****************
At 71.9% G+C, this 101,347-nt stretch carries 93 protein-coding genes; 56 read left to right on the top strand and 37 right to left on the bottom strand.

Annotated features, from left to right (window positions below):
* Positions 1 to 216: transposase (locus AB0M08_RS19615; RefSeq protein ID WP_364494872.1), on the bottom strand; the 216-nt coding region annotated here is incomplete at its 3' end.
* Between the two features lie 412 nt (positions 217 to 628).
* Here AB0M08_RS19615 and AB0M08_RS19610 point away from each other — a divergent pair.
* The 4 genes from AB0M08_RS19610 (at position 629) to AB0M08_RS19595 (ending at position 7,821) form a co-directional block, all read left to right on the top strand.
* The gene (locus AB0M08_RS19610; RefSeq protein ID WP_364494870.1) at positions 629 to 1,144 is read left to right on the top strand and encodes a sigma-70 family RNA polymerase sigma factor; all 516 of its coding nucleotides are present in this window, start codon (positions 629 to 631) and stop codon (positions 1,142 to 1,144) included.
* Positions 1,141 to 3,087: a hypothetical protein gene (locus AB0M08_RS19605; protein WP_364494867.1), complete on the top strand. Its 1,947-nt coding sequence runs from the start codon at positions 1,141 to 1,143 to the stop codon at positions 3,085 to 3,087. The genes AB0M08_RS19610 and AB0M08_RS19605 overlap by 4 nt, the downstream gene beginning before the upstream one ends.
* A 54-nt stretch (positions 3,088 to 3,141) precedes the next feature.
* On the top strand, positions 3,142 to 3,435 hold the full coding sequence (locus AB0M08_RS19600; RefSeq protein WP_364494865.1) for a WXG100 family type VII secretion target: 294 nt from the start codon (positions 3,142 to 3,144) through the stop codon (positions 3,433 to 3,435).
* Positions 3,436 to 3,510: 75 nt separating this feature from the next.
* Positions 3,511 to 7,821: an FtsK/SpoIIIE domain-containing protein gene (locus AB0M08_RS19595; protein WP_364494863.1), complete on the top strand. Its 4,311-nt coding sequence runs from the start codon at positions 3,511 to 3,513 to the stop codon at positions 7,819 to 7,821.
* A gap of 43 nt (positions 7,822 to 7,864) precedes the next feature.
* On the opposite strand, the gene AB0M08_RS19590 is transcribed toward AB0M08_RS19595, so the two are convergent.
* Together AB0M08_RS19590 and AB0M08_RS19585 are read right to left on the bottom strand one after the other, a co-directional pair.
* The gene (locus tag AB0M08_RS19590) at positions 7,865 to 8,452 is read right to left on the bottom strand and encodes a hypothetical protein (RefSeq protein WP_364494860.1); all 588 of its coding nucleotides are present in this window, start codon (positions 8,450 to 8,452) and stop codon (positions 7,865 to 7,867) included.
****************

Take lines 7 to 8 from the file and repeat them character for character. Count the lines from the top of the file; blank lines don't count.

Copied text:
* The gene (locus AB0M08_RS19610; RefSeq protein ID WP_364494870.1) at positions 629 to 1,144 is read left to right on the top strand and encodes a sigma-70 family RNA polymerase sigma factor; all 516 of its coding nucleotides are present in this window, start codon (positions 629 to 631) and stop codon (positions 1,142 to 1,144) included.
* Positions 1,141 to 3,087: a hypothetical protein gene (locus AB0M08_RS19605; protein WP_364494867.1), complete on the top strand. Its 1,947-nt coding sequence runs from the start codon at positions 1,141 to 1,143 to the stop codon at positions 3,085 to 3,087. The genes AB0M08_RS19610 and AB0M08_RS19605 overlap by 4 nt, the downstream gene beginning before the upstream one ends.